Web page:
Bump, the company that allowed contact information to be shared simply by tapping phones against each other, has released an Android version to its Flock application, which takes photos a user wants to share and post it into a private album for their friends to see. Now, those on iPhone and Android have access to what Color could have potentially been about.
Flock (no, we’re not talking about that social media-focused Internet browser), is an app that helps to solve the problem about sharing all those photos you may have taken the night before. Imagine the last time you were at a party or an event and used your smartphone to capture the scene. Maybe it was photos of your friends or the decorations or famous celebrity hanging out with you — if it’s an intimate occasion, it might not be right to share it with the rest of the world.
Almost similar to Color, what Flock does is allow users to upload photos, either live at the event or later on. The app doesn’t even need to be open — it can run in the background. It senses who’s near you and pushes photos into a private album. It’s limited to your friends on Facebook so you’re not going to find photos from strangers in your album — using Facebook Connect, the service looks at your social graph and can determine who you’re with and who should be invited to view the album.
It’s not a camera app like with Instagram, Hipstamatic, Camera+, or anything like that. Think of it like a photo-specific Dropbox service.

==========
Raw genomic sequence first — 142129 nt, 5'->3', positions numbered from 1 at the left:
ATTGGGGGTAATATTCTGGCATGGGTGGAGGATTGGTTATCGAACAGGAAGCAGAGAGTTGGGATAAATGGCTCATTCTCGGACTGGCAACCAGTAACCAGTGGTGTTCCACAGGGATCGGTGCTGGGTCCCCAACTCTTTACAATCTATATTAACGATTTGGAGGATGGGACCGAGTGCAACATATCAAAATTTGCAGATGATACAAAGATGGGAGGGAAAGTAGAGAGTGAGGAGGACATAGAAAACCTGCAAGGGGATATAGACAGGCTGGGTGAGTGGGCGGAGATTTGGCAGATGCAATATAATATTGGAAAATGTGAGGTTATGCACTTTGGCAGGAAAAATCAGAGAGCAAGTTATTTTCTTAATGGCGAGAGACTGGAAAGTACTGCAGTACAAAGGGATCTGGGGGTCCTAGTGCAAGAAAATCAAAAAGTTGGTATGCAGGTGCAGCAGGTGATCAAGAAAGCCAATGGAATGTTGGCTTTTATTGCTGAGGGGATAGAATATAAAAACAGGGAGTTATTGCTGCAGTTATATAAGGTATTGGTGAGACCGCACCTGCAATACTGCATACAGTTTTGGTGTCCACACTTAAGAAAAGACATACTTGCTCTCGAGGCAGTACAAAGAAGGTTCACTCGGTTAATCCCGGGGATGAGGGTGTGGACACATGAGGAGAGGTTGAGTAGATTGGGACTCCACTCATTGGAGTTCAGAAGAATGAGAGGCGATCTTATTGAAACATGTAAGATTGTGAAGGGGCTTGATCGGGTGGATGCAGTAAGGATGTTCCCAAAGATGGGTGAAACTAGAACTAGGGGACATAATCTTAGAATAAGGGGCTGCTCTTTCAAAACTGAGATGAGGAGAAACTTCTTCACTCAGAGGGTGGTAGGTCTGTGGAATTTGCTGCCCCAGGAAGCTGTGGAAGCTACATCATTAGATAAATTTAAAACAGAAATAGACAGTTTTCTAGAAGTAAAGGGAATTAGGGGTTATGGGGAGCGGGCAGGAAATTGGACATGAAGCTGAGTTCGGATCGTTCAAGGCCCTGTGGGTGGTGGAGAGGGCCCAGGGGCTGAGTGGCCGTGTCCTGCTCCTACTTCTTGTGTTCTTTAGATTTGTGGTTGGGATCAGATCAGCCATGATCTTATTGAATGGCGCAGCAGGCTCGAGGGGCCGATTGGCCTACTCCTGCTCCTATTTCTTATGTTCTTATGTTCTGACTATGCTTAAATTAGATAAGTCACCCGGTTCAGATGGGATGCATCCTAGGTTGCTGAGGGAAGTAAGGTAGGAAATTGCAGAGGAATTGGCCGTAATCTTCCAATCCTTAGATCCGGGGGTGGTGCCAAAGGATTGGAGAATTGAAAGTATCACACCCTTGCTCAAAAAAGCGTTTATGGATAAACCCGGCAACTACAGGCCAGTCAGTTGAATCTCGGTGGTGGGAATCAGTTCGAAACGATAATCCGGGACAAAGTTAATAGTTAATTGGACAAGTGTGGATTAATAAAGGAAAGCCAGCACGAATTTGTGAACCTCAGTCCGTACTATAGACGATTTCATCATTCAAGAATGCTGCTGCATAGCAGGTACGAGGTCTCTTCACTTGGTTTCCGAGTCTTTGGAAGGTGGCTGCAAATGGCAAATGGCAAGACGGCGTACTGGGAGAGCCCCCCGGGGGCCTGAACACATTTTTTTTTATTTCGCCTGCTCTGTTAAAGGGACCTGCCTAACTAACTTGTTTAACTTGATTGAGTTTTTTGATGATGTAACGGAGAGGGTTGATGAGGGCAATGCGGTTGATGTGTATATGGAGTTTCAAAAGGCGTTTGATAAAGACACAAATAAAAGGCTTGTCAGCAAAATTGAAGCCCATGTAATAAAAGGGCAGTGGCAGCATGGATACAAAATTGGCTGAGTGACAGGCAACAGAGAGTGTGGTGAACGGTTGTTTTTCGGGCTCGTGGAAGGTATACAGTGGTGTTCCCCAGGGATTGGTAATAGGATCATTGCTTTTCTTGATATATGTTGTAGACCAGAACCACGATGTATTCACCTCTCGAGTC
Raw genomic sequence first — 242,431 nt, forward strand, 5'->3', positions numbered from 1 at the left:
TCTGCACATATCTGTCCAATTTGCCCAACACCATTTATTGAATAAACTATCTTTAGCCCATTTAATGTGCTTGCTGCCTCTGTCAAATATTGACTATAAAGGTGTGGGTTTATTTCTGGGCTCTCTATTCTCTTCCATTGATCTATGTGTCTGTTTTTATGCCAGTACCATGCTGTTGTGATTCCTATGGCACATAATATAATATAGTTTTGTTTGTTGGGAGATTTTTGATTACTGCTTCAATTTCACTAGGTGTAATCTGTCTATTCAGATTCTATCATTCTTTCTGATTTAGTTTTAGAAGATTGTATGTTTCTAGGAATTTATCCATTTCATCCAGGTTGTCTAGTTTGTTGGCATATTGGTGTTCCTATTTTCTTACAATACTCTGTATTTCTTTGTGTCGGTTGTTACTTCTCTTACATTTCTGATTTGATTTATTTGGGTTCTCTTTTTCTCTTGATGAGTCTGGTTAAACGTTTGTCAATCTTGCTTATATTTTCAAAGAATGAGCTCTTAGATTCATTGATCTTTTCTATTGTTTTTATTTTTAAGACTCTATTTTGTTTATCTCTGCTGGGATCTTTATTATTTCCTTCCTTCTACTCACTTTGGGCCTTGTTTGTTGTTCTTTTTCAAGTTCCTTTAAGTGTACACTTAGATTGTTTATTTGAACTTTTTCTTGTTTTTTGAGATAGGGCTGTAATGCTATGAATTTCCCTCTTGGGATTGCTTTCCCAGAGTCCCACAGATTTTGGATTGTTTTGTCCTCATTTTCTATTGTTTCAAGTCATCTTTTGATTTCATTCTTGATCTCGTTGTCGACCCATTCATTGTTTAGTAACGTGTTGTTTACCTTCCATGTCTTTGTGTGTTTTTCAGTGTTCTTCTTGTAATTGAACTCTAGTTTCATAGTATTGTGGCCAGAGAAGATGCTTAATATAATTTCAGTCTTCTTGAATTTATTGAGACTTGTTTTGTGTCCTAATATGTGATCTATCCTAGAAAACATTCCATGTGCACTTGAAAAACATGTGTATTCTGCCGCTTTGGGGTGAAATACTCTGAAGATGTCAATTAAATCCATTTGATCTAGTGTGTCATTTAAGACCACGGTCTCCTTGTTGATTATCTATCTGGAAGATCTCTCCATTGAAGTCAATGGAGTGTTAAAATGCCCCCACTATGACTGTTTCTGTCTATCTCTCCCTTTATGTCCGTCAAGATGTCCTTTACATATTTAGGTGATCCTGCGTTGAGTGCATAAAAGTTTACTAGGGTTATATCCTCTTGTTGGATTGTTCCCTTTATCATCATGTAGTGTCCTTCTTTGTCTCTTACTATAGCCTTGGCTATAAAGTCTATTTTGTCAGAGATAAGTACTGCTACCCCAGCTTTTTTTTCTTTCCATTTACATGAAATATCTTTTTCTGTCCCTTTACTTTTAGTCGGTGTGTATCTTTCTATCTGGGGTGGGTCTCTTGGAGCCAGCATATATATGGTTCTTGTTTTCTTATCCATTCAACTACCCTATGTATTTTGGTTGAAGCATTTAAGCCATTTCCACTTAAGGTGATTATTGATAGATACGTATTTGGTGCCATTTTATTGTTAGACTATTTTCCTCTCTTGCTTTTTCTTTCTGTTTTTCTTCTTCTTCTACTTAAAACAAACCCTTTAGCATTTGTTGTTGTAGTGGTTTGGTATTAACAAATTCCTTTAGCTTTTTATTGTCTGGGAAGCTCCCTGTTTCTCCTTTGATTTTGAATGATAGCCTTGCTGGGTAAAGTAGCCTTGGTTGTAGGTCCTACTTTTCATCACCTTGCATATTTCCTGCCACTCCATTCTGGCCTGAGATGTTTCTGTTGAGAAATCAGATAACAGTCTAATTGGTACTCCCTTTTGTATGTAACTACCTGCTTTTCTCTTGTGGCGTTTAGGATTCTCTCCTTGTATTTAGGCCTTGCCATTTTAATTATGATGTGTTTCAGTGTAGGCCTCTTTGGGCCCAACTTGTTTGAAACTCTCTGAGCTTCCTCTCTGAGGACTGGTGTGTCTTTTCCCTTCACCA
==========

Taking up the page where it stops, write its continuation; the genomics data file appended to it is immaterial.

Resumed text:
Originally available for iPhone, the service is now available for Android. After months of the iOS version being out on the market, the company realized that its thesis about photo sharing was correct: 95% of photos that are taken are never shared and locked away on a friend’s phone never to be seen again. It believes that as a result of Flock for iOS, the average user now gets to view more than 20 photos from friends that they wouldn’t have been able to otherwise.
While the service is the same between the iPhone and Android, Bump said that there are two small differences between the versions. With Flock for Android, the screen is a bit bigger so it has a different interface with less chrome and buttons on the home screen. Additionally, from a technical standpoint, the Android version built from scratch a location API and all corresponding functionality — something that came “prebaked” with iOS.
The company won’t release its user count, but it does say that there are “fewer than 115 million users than we have on Bump.” It does say that users “love it” and it’s being used at weddings, parties, nights out on the town, and family gatherings.
Flock for Android will work for those devices running Android 2.3 and above.
Photo credit: JEFFERSON BERNARDES/AFP/Getty Images
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